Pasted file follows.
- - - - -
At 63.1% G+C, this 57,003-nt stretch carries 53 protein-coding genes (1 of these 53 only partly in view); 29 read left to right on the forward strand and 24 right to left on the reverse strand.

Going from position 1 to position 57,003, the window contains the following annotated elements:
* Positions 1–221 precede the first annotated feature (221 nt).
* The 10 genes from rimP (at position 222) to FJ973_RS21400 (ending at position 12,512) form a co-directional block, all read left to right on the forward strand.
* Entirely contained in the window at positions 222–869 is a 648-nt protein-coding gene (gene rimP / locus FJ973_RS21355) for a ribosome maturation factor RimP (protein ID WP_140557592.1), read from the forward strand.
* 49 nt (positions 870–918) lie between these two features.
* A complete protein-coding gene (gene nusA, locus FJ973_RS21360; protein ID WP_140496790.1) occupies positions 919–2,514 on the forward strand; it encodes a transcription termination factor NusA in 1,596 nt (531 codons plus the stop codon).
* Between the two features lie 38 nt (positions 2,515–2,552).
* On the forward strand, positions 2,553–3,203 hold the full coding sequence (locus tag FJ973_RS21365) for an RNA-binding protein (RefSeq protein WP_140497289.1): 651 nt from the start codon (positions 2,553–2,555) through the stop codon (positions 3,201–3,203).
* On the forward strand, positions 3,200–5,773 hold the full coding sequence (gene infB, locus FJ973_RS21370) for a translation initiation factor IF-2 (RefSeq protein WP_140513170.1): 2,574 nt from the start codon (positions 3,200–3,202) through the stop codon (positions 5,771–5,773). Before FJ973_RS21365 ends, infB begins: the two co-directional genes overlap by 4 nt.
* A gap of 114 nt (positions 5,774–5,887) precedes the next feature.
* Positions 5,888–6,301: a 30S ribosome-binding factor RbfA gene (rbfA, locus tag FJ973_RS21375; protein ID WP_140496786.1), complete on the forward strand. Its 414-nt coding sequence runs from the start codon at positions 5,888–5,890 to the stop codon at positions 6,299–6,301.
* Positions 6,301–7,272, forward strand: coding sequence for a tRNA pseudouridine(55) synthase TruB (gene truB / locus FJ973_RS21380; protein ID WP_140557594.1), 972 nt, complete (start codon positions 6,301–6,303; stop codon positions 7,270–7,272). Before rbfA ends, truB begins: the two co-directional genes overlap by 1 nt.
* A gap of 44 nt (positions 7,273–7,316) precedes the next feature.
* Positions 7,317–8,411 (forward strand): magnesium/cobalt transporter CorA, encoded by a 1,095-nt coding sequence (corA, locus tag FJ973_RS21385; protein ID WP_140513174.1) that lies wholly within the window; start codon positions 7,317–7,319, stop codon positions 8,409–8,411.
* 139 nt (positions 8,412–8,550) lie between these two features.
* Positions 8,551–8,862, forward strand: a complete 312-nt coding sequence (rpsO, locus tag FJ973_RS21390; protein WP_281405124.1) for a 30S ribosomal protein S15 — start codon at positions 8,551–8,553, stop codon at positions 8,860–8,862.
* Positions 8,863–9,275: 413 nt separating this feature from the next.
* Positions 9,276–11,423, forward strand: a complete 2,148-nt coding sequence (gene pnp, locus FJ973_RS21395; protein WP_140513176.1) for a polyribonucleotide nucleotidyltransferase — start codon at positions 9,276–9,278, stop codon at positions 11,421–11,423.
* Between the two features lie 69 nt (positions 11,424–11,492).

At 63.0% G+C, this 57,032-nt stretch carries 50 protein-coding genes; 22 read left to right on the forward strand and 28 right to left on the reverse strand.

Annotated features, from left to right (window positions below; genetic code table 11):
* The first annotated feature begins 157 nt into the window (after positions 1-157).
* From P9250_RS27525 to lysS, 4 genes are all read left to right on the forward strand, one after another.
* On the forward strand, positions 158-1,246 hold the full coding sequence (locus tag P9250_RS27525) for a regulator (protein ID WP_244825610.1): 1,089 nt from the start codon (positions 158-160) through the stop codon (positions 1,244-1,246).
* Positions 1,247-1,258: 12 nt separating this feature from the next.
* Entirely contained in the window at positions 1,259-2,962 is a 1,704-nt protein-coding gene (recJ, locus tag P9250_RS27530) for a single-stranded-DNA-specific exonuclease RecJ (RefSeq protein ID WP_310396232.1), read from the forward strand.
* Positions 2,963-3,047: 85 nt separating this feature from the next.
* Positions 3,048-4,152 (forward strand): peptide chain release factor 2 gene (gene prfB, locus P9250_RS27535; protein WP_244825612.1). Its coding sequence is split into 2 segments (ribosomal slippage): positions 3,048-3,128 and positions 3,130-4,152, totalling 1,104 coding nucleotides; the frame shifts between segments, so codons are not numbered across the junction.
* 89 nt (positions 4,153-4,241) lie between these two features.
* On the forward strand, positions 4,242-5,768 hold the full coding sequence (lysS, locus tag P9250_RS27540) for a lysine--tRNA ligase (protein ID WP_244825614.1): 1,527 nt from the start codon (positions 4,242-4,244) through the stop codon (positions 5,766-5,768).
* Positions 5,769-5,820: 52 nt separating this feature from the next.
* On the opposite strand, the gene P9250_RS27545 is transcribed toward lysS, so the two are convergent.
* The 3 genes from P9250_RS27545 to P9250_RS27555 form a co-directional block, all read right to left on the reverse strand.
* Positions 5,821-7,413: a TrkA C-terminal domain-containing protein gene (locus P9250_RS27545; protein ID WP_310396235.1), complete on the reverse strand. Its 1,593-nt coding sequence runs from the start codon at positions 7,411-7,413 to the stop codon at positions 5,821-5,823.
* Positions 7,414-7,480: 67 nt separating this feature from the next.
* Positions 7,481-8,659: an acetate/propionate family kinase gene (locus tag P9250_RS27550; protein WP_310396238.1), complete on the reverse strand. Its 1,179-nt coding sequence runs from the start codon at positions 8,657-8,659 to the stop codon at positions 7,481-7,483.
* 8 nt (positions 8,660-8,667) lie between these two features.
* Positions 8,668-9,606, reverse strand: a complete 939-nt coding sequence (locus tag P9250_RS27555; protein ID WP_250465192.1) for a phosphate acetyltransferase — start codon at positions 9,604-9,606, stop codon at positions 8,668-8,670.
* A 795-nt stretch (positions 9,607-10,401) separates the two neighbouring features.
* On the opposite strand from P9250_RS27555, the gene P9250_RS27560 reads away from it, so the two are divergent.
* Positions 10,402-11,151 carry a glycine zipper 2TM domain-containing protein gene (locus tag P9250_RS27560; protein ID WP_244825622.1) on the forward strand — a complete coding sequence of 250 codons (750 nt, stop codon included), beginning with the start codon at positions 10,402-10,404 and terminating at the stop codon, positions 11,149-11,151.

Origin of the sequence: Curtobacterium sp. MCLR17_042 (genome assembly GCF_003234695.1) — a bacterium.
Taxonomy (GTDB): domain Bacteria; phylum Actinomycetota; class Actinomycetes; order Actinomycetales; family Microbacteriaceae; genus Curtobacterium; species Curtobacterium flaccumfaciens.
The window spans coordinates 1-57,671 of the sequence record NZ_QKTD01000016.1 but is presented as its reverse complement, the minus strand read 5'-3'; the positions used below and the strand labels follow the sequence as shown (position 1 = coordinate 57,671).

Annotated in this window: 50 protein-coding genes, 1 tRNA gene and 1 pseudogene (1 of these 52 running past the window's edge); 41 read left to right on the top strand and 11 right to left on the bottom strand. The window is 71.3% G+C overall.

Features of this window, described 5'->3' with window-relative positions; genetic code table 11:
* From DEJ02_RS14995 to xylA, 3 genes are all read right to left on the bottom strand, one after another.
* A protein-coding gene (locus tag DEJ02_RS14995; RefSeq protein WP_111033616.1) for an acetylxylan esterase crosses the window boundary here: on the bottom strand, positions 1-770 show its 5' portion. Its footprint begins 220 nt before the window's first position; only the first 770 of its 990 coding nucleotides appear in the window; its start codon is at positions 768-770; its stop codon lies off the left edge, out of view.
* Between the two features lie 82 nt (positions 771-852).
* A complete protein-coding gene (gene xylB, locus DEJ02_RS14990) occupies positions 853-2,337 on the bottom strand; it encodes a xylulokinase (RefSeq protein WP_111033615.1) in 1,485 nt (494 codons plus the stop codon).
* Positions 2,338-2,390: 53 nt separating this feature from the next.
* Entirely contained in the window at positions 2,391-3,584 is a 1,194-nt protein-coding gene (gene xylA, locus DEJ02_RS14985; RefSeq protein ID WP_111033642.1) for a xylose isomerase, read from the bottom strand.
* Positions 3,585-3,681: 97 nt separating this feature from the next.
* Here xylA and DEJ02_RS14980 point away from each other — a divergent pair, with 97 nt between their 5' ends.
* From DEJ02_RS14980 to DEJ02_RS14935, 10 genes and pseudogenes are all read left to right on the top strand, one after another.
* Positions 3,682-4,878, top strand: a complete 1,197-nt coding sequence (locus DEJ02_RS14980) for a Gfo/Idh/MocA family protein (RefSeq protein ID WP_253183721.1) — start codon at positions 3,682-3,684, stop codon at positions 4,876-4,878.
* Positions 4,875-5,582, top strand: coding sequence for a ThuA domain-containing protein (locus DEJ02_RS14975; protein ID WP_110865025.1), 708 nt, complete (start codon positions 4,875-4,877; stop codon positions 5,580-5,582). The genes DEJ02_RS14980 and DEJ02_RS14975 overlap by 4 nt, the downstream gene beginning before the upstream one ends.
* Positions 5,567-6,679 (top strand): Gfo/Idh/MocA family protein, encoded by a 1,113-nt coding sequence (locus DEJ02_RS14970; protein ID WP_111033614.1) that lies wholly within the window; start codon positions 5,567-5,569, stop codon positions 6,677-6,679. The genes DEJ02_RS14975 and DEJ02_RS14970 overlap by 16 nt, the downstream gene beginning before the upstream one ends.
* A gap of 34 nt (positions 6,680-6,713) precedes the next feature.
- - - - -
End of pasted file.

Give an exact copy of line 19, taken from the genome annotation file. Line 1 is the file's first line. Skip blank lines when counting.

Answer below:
* Positions 9,276–11,423, forward strand: a complete 2,148-nt coding sequence (gene pnp, locus FJ973_RS21395; protein WP_140513176.1) for a polyribonucleotide nucleotidyltransferase — start codon at positions 9,276–9,278, stop codon at positions 11,421–11,423.